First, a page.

Co-Organizer for Can Jam '09
Member of the Trade: Paradox
- Dec 6, 2004
Durante: Magnificat In B/D'Astorga: Stabat Mater/Pergelesi: Confitebor Tibi Domine
Here is the mid-priced version for those of you looking for it.
Last week I talked about two albums – one for youngsters and one for “old timers”. This week I bring you an album which is overlooked by almost everyone except music connoisseurs and which contains some of the most beautiful music I have ever had the pleasure of listening to.
G.B. Pergolesi is a name which is synonymous with “Stabat Mater”. In fact, Pergolesi’s Stabat Mater is featured in many films, including the film Amadeus. Amadeus does a great job of putting Pergolesi’s music in its correct setting – a church. While Pergolesi did not exclusively write church music, it is his church music for which he is most known for today. Unfortunately, Pergolesi died at the young age of 26. His earliest datable work was composed when he was 19. Thus, it is highly probable that Pergolesi composed for only 7 years of his life. It is during those 7 years in which Pergolesi composed a setting of the 110th Psalm by the name of “Confitebor tibi Domine”. This Psalm, which appears on this album, links elements of psalmodic melody with ornate instrumentality. Much to the chagrin of his teacher, Pergolesi manages to combine the elements of opera with church music. With this combination Pergolesi manages to transmit the emotional sense of the words with the music he composed. The result falls nothing short of breath taking.
So who was this teacher who did not like opera? This teacher was none other than the eminent Neapolitan composer, Francesco Durante. Durante was considered a learned and didactic person but was unsympathetic to musical forms such as opera, which was very popular at the time. He was also known to be very shabby in appearance but regardless of the way he looked, his music was held in very high regard. The great Johann Sebastian Bach was known to have kept many of his scores in his library in order to study them and copy them out. In fact, most of these copies were originally believed to have been composed by Bach himself. Durante mainly composed church music and was not fond of composing anything else. Durante’s Magnificat is considered by many connoisseurs to be one of the most beautiful choral works ever composed. I would have to agree with them. The Magnificat included in this album was described by Hermann Kretzschgmar in his concert guide of 1888 as “one of the loveliest works of its kind” and as the “ideal of a musical work of praise”. This cantata has four of the six movements set for choir. The second is set for soprano and the fourth is a tenor-bass duo. The result is a glorious and catchy work of art which appeals to many a persons ear and mind (much like the popular opera music at the time
Pergolesi and Durante were both pious individuals. Emanuele d’Astorga was the exact opposite. Astorga was a Baron and came from a very distinguished family - in other words - he was rich, well educated, a nobleman, well traveled and some have claimed he was a playboy. Regardless of whether he is a forefather of Hefner, Astorga was a self-taught composer and never held an official musical post. His works were well liked at the time, much like Durante’s and Pergolesi’s but it was his Stabat Mater which brought him the most fame and recognition. Like Pergolesi, Astorga’s Stabat Mater bears the same synthesis of opera tunes and church music which seemed to be popular at the time. Being a self-taught composer was obviously no hindrance to Astorga as his Stabat Mater conveys an intense feeling of sorrow. Moreover, it is serious and contains a vast depth of musical ideas. Astorga gives particular attention to the art of counterpoint in the choruses of this work, which is evident is his introduction of two themes at once. In short, this Stabat Mater may have had an “amature” compose it but sounds like a work penned by one the most gifted maestros at the time.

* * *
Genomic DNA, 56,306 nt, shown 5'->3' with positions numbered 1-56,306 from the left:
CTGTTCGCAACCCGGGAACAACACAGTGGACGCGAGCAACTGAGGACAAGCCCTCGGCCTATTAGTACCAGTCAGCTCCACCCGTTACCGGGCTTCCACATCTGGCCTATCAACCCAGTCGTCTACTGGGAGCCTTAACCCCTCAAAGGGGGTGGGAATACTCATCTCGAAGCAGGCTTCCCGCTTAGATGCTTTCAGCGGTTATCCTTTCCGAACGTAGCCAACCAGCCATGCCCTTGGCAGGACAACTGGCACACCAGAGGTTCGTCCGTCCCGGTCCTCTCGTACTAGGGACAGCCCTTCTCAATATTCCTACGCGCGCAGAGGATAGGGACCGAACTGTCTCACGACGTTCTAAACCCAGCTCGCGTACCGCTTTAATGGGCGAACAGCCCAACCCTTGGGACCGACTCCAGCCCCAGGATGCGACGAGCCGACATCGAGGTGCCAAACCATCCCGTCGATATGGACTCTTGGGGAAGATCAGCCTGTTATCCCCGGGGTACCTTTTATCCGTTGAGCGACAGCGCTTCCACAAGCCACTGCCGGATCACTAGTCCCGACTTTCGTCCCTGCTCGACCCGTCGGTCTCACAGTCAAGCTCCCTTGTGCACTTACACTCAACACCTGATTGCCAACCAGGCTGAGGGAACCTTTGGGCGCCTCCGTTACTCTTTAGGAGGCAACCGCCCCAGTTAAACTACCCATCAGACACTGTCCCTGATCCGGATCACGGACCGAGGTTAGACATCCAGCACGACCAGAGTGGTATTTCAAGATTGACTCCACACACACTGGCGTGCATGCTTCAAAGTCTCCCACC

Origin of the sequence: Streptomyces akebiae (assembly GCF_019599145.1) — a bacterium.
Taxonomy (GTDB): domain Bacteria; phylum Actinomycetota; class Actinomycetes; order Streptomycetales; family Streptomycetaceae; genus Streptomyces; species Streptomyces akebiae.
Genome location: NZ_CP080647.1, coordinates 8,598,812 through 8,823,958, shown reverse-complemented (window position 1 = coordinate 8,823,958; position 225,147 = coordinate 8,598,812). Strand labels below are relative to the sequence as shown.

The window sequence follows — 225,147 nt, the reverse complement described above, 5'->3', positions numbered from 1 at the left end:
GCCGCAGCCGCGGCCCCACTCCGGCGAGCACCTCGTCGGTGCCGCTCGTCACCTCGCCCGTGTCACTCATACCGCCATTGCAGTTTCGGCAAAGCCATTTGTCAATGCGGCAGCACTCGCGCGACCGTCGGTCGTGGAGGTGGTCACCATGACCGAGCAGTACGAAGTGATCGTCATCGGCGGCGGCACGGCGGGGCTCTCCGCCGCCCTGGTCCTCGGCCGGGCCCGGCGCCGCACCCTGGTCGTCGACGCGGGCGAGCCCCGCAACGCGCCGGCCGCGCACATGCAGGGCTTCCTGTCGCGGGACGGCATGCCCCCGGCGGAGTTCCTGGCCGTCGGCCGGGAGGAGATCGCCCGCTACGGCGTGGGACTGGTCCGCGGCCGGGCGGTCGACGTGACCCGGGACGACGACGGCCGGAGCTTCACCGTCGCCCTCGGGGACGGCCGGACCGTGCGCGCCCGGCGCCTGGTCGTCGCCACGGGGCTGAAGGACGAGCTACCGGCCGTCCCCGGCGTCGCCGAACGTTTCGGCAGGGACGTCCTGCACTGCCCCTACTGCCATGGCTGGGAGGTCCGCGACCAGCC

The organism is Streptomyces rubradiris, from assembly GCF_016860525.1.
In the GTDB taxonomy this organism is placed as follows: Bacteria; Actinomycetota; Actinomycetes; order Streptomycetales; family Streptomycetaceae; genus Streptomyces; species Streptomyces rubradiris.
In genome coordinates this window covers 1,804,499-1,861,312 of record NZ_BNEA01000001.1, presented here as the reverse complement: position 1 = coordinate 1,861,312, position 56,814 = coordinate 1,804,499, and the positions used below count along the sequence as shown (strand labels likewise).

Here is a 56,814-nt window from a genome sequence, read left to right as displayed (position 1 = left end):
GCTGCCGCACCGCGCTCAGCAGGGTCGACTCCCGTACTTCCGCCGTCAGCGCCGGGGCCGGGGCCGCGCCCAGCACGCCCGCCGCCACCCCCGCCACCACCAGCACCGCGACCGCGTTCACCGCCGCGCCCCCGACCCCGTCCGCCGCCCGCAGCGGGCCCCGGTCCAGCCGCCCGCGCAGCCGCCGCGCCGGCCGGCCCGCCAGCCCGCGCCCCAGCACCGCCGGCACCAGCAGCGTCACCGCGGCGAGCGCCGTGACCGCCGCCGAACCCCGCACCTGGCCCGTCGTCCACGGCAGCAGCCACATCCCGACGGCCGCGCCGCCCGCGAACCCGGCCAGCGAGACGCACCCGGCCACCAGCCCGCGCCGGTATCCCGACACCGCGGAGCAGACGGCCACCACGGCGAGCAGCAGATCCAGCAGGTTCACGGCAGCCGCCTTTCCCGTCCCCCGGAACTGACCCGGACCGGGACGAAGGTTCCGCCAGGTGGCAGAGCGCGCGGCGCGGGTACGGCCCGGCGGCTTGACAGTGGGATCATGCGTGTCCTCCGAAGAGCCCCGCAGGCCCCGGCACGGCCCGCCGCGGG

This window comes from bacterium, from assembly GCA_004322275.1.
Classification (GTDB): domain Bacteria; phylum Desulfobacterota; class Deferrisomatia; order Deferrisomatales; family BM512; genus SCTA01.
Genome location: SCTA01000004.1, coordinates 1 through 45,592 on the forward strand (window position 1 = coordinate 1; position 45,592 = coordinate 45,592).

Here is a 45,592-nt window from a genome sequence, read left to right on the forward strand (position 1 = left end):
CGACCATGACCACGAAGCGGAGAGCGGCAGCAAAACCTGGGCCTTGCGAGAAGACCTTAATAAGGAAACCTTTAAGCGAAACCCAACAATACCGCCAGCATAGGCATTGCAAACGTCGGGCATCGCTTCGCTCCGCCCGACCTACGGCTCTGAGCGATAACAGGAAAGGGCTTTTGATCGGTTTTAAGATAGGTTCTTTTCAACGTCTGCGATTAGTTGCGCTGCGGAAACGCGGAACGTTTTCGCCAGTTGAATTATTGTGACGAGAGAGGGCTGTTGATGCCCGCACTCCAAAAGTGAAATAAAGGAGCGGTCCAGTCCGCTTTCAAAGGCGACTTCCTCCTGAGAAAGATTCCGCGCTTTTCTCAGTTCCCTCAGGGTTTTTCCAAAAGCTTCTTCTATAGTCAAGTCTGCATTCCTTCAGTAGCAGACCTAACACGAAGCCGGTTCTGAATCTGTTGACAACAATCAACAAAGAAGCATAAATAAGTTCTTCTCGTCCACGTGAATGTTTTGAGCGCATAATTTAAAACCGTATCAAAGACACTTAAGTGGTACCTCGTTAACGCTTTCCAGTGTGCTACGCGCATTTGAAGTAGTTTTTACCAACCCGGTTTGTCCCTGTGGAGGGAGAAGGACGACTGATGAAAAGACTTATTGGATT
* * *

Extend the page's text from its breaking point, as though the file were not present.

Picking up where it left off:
“Ok LFF – but what about the performers - Beethoven’s 5th is great but a kazoo doesn’t make it sound as great!” Yeah – I know – I am sure there are some of you who are wondering about the actual performers. The conductor is none other than Thomas Hengelbrock accompanied by the Freiburg Baroque Orchestra and the Balthasar Neumann Choir. In one word summing up the performance – SPECTACULAR! I may be a tiny bit biased since I am a big fan of Hengelbrock, but I really find nothing to complain about in this recording. REALLY!!!! If anyone here can find something to complain about in this recording, please post your impressions because I think the execution is flawless.
The teacher, the student, the playboy and great performers – this album has it all
HIGHLY HIGHLY HIGHLY and let me stress – HIGHLY RECOMMENDED.